A first-edition work by Galileo on sunspots published in Rome in 1613 was Book Number Two Million, a milestone acquisition marked in Gasson 100 on Dec. 4 with a talk by Monan Professor of Law Daniel Coquillette titled, "Five Cheers for Galileo."
The 390-year old volume by Galileo, History and Demonstrations Concerning Sunspots and Their Properties, was among books and papers of the late Italian mathematician and astronomer Pasquale Sconzo (1908-1994) acquired by the Burns Library.
Sconzo's work as a scientist for NASA helped put man on the moon. He was among a team of scientists who developed the mathematical calculations needed for successful docking maneuvers by orbiting spacecraft.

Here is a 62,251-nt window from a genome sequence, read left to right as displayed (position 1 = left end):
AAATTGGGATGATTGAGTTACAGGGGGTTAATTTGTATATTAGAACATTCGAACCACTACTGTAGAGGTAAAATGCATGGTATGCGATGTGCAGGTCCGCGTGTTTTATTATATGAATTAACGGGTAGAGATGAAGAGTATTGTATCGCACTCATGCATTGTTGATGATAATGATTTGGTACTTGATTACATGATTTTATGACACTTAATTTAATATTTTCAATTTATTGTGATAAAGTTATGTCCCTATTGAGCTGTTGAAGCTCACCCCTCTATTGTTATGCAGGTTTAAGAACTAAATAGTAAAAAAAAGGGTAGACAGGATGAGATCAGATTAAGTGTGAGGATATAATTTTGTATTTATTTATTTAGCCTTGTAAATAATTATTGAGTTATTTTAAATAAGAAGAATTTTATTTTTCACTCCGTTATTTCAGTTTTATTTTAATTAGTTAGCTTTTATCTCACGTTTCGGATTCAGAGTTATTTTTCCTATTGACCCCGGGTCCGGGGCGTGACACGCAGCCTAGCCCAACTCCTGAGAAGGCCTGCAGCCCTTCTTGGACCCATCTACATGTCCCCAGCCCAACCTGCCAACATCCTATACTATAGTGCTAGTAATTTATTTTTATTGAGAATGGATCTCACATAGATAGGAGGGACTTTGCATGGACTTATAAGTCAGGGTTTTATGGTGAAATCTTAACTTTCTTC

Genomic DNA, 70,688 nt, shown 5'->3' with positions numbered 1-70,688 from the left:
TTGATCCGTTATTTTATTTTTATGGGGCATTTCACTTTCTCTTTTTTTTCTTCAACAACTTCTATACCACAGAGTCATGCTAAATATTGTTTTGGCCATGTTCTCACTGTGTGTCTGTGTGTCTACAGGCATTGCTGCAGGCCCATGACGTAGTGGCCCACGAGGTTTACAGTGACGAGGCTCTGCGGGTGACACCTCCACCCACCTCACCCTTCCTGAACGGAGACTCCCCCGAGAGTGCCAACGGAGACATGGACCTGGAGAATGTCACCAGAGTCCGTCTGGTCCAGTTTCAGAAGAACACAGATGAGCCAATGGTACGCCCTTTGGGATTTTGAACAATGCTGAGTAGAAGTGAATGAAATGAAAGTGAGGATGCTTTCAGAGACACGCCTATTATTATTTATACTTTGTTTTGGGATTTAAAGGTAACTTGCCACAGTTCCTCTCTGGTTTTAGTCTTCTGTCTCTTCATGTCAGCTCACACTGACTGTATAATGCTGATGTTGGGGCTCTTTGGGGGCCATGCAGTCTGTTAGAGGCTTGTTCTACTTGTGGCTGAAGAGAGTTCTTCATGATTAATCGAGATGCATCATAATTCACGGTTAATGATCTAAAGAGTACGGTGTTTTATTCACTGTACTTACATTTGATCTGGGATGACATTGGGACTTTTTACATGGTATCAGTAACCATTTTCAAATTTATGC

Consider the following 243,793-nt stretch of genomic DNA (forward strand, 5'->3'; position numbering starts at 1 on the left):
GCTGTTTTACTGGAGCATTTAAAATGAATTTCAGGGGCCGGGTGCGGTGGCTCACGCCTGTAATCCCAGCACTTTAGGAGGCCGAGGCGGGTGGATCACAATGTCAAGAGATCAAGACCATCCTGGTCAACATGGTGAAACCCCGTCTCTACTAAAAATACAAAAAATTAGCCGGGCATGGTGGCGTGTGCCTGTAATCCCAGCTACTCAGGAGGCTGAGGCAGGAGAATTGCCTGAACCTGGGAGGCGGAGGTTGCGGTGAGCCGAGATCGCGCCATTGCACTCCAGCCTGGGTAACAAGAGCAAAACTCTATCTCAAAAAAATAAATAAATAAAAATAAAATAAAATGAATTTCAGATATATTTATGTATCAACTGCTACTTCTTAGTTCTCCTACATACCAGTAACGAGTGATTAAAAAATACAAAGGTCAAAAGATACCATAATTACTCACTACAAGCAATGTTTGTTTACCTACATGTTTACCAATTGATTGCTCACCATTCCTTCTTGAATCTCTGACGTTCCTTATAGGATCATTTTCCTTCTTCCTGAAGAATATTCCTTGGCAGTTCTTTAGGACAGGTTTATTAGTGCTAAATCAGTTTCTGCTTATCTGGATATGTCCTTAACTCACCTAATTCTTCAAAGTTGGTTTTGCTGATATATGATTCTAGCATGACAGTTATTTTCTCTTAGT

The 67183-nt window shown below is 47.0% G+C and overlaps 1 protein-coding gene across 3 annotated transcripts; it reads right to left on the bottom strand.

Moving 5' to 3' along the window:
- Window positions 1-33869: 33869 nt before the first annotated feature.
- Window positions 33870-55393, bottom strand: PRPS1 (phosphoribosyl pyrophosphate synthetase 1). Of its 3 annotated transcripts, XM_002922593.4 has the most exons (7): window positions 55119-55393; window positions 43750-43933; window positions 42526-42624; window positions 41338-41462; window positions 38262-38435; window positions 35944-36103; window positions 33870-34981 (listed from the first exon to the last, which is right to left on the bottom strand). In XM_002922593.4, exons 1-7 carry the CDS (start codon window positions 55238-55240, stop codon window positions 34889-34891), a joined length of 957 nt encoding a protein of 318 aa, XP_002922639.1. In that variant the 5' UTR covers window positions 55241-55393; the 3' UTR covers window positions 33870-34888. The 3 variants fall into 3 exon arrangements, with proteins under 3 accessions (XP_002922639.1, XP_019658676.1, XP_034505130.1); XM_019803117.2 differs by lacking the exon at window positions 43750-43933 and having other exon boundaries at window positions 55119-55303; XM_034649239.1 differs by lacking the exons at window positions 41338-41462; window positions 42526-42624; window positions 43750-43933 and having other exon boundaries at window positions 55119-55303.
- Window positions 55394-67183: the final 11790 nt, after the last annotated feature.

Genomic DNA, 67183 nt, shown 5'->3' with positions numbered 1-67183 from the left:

His books and papers were donated to the Burns by his daughter, Wega Firenze, and her husband, Angelo, of Belmont, honored guests at the Two-Millionth Book reception in Gasson Hall last month.
The Burns Library, which houses the University's rare books and special collections, has accounted for an estimated 100,000 of the million books added to BC library shelves since 1987.
"That advance has come at a time we were supposed to be downplaying the book and becoming a 'paperless society,'" said Burns Librarian Robert O'Neill.
"Boston College has continued to treasure the printed book itself."
The sunspot study by Galileo (1564-1642) contributed to the development of modern physics by announcing the principal of inertia, which Newton later applied to the orbital motions of planets, firmly establishing the Copernican view of the solar system.
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